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    California Sea Lion sighted on St. Paul Island, Alaska

    Adult male California sea lion sighted amongst the northern fur seals at Southwest Point on St. Paul Island, Alaska on June 29, 2012.

    An adult male California sea lion was recently sighted “just barkin away” amongst the northern fur seals at Southwest Point on St. Paul Island, Alaska. The observation was made by Citizen Sentinels Jama and Tom Shane on June 29, 2012. Adult male California sea lions are easily differentiated from their northern relatives, the Steller sea lion by the difference in the forehead profile, smaller size, darker color and their distinctive “barking” vocalization. Male California sea lions (Zalophus californianus) often move north from the breeding rookeries off the coast of California during summer-fall. Sightings in Alaska waters are rare but increasing according to the Guide to Marine Mammals of Alaska by Kate Wynne (2007). Three previous observations of male California sea lions have been recorded in the Island Sentinel/BeringWatch database: at Northeast Point on St. Paul Island in October 2005; at Dalnoi Point on St. George Island in February 2006; and at Polovina Cliffs on St. Paul Island in July 2010. Observations such as these are important to document in order to evaluate possible changes in species ranges in response to changing environmental conditions.

    For more information on the Citizen Sentinel Program contact Pamela Lestenkof (pmlestenkof@tgspi.com) at the Tribal Government of St. Paul Island Ecosystem Conservation Office.

     

    Endangered Steller Sea Lion scat samples collected in the Pribilof Islands

    ECO staff and colleagues during the scat collection trip to Walrus and Otter Islands.

    The Steller sea lion population in the Pribilof Islands has declined to extremely low levels and the sole remaining breeding rookery at Walrus Island is currently in danger of extinction. Over the last 50 years pup production on Walrus Island has declined by over 90%, from 2,866 in 1960 to only 29 pups born in 2005. Similar to the decline of the western Alaskan population as a whole, the cause of the sea lion decline in the Pribilof Islands in recent decades remains unexplained. The highest ranked threats to the recovery of the western Alaska sea lion population listed in the Steller Sea Lion Recovery Plan are environmental variability, competition with fisheries, killer whale predation and toxic substances.

    To help determine the cause of the decline the Aleut Community of St. Paul Island-Tribal Government has received a  Species Recovery Grant to Tribes from the National Oceanic and Atmospheric Administration.  The objectives of this study are to collect biological samples from Steller sea lions in the Pribilof Island in order to characterize the diet of sea lion and to archive tissues for current and future analyses (e.g. contaminant load).  Diet information will be assessed through three components:  1) prey identification of hard parts from scats collected from haulout and rookery areas; 2) identifiable prey recovered from the digestive tracts of beachcast (i.e. dead/stranded) and subsistence hunted animals.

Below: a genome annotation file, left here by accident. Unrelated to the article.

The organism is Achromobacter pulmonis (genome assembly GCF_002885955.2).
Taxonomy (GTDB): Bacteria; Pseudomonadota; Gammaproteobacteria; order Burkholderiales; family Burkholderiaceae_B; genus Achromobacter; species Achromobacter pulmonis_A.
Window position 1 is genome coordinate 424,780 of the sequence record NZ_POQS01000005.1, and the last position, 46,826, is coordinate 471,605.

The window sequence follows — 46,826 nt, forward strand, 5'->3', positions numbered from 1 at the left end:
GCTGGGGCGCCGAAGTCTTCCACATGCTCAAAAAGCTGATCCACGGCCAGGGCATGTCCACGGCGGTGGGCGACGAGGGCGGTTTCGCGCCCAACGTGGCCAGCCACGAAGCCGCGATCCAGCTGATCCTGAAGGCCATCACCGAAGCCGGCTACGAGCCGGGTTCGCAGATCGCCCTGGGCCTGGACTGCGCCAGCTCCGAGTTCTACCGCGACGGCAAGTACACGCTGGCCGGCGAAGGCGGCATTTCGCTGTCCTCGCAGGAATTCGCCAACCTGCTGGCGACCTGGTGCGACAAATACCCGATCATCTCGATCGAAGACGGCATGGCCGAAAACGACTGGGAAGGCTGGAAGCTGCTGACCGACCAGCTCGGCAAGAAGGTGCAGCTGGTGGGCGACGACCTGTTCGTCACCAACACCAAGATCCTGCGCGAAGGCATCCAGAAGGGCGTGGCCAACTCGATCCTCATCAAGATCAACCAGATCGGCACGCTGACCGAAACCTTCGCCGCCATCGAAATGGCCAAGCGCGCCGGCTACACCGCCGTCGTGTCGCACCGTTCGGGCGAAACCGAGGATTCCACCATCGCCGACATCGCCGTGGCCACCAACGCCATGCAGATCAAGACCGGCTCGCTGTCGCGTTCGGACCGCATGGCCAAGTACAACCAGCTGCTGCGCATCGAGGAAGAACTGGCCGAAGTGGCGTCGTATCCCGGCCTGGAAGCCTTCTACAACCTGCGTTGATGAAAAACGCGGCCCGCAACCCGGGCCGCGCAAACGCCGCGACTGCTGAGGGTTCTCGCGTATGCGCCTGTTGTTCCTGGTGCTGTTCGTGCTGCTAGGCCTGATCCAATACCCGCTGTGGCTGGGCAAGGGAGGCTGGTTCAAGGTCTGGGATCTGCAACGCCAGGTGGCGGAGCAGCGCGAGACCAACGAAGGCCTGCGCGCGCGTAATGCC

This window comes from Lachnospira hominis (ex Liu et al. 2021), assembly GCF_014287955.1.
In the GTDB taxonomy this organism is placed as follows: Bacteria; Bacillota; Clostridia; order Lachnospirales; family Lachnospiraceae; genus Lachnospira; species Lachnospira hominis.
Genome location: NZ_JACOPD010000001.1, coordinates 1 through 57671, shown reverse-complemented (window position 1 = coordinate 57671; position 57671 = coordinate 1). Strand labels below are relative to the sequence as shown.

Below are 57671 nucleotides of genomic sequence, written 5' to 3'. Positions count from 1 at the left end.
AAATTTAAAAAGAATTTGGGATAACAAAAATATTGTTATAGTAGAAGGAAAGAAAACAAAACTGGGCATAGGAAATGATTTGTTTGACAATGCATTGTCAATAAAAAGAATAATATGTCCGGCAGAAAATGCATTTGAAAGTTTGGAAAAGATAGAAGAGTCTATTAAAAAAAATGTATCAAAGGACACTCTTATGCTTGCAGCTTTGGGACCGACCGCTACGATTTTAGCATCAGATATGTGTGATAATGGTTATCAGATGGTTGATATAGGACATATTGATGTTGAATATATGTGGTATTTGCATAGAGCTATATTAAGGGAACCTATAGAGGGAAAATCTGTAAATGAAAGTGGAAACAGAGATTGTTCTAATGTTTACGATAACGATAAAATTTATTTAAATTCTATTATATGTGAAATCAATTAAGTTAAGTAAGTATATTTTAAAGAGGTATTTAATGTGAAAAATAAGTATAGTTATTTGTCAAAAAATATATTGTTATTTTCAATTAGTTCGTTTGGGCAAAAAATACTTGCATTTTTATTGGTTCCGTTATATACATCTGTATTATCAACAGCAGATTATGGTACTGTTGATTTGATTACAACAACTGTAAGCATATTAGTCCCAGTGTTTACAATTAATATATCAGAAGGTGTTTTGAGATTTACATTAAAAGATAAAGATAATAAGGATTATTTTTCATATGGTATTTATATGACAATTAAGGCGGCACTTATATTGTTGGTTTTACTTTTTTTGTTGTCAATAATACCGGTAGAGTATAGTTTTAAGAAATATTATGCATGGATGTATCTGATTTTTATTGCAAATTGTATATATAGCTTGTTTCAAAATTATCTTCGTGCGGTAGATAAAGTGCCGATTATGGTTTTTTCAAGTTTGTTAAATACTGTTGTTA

In October 2011 the Aleut Community of St. Paul Island Tribal Government Ecosystem Conservation Office conducted two successful scat collection trips to Walrus and Otter Islands. We went to Walrus Island on October 11 collected 42 scat samples from the Steller sea lion rookery located there.  We also made it to Otter Island on October 16 and collected 49 scat samples from the Steller sea lion haulout.

    Collecting scats on Walrus Island.

    The Tribal Government has partnered with the National Marine Mammal Laboratory, Pacific Identifications Ltd., and the Alaska Marine Mammal Tissue Archival Project to assist training, prey identification, and analysis.  This study’s success relies on the partnership and contributions of Unangan subsistence hunters on the Pribilof Islands.

    Observations and counts of Steller sea lions and other marine mammals as well as information on any disturbance to species present during scat collection operations are entered into the BeringWatch database. The subsistence harvest module of the BeringWatch database will be used during 2012 to track information on the collection of tissues samples and digestive tracts from beachcast (i.e. dead/stranded) and subsistence hunted animals

    For more information about this study please contact Pamela Lestenkof at pmlestenkof@tgspi.com.

    Beachcast killer whale calf found on St. Paul Island

    Beachcast killer whale calf on St. Paul Island, Alaska.

    A dead killer whale calf was found August 20, 2011 on the north coast of St. Paul Island by local resident Esther Baldwin. The beachcast orca was reported to the St. Paul Ecosystem Conservation Office Island Sentinel Program and the observation was recorded in the  BeringWatch database by Island Sentinel Paul Melovidov. The Identification was verified by members of the Scientific Advisory Board (see record below). The information for this stranding was also reported to the National Marine Fisheries Marine Service Mammal Stranding Program.The Identification was later verified by members of the Scientific Advisory Board (see database record below).

     

    Screenshot example of the BeringWatch database record for the stranded killer whale calf on St. Paul Island.